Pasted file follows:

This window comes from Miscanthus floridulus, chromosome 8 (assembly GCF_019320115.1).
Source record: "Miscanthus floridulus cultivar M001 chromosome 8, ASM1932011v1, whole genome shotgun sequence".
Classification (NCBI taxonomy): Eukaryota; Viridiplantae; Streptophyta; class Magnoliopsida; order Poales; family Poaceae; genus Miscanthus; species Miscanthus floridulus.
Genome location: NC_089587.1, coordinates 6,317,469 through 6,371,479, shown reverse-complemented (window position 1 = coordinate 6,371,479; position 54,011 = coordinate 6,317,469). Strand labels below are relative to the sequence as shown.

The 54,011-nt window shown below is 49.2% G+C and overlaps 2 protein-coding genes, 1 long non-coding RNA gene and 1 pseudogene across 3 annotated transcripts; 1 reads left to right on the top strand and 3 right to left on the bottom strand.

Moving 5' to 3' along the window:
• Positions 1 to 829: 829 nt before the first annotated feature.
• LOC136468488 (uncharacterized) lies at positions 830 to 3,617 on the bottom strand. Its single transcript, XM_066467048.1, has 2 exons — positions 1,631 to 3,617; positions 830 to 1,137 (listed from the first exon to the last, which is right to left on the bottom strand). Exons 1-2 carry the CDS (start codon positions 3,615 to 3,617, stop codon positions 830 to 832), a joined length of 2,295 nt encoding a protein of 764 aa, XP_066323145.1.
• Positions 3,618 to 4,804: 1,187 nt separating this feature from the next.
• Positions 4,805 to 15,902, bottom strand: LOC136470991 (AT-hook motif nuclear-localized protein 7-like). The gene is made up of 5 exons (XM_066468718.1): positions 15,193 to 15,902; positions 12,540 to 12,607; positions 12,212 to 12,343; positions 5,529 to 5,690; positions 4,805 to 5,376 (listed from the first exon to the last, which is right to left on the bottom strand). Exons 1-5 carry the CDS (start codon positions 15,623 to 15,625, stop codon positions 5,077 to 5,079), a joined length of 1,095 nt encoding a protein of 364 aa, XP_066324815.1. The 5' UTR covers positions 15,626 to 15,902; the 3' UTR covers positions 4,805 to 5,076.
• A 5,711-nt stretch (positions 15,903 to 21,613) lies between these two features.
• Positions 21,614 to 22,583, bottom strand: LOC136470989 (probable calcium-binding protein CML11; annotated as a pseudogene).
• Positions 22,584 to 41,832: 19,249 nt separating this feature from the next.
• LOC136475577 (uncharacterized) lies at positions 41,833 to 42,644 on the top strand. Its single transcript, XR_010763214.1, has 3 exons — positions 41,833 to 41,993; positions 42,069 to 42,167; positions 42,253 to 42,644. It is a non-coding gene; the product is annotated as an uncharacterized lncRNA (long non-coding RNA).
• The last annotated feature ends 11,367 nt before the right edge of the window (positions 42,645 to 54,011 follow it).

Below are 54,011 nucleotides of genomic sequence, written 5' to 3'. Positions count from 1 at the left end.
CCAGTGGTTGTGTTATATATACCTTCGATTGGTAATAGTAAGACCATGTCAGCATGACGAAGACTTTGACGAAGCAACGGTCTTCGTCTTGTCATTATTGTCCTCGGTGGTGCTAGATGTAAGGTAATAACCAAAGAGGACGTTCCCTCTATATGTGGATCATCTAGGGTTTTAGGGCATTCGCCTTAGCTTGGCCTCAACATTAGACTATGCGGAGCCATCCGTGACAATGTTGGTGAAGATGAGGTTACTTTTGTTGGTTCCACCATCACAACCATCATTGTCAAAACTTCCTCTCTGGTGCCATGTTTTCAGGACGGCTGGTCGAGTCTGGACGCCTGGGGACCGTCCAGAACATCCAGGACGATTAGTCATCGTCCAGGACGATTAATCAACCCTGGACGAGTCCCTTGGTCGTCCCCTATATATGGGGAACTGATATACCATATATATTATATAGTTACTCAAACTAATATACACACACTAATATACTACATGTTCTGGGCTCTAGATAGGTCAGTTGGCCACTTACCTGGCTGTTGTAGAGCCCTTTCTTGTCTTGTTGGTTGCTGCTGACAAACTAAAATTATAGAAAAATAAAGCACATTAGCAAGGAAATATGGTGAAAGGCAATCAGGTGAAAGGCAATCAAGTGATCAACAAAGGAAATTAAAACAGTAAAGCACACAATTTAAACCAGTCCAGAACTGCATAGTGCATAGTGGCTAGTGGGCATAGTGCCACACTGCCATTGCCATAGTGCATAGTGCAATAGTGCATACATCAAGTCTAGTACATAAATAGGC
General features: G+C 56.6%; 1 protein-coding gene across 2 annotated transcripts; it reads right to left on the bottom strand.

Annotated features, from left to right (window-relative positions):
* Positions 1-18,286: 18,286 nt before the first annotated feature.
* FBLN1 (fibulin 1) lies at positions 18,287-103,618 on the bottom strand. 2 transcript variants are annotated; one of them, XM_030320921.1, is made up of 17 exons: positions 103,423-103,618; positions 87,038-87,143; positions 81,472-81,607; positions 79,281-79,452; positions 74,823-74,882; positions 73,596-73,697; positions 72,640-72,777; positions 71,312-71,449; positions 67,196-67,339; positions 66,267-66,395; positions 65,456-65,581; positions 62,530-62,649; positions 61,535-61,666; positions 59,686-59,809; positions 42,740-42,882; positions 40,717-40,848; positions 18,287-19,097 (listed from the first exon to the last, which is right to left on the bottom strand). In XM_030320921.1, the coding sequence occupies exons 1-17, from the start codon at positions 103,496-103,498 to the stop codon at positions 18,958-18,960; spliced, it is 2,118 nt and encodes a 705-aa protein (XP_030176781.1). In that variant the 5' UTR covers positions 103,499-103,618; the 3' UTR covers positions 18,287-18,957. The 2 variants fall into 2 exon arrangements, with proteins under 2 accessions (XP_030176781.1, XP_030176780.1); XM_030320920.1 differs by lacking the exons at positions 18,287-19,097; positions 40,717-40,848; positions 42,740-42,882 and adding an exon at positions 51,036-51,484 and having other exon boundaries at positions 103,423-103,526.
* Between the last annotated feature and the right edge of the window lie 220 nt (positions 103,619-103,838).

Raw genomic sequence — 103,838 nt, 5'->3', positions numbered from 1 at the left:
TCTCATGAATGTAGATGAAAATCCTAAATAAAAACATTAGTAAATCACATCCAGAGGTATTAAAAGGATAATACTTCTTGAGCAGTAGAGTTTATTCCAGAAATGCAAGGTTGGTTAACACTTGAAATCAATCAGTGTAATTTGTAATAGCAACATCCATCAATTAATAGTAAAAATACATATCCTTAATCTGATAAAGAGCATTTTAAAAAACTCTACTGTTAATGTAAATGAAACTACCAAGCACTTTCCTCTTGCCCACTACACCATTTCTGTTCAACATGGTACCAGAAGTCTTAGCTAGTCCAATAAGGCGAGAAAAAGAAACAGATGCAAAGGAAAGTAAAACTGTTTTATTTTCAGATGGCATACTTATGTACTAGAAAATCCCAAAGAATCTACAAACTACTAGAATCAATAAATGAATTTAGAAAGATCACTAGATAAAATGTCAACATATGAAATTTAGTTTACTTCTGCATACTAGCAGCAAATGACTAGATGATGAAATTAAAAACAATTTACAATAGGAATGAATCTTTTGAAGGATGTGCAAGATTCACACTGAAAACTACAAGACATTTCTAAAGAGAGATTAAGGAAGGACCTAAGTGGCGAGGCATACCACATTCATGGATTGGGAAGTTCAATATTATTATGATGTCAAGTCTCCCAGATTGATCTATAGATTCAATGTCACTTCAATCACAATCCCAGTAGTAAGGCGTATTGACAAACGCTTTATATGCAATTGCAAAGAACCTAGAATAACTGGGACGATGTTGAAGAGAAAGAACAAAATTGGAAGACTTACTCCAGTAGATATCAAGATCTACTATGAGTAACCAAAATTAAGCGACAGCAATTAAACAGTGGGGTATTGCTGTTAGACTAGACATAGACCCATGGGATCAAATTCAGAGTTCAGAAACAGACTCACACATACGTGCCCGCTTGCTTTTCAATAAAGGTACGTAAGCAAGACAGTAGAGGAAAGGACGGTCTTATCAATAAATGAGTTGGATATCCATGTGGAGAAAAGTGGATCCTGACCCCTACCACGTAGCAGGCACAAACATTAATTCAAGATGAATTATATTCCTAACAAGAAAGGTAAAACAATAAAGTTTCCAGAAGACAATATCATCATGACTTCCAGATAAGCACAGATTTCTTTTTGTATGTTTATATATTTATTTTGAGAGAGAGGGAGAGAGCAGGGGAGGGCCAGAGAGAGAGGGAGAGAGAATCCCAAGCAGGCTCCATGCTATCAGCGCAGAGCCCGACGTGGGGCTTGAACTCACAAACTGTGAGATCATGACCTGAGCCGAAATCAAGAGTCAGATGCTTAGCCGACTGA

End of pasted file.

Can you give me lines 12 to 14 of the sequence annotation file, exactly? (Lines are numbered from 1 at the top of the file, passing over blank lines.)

• Positions 21,614 to 22,583, bottom strand: LOC136470989 (probable calcium-binding protein CML11; annotated as a pseudogene).
• Positions 22,584 to 41,832: 19,249 nt separating this feature from the next.
• LOC136475577 (uncharacterized) lies at positions 41,833 to 42,644 on the top strand. Its single transcript, XR_010763214.1, has 3 exons — positions 41,833 to 41,993; positions 42,069 to 42,167; positions 42,253 to 42,644. It is a non-coding gene; the product is annotated as an uncharacterized lncRNA (long non-coding RNA).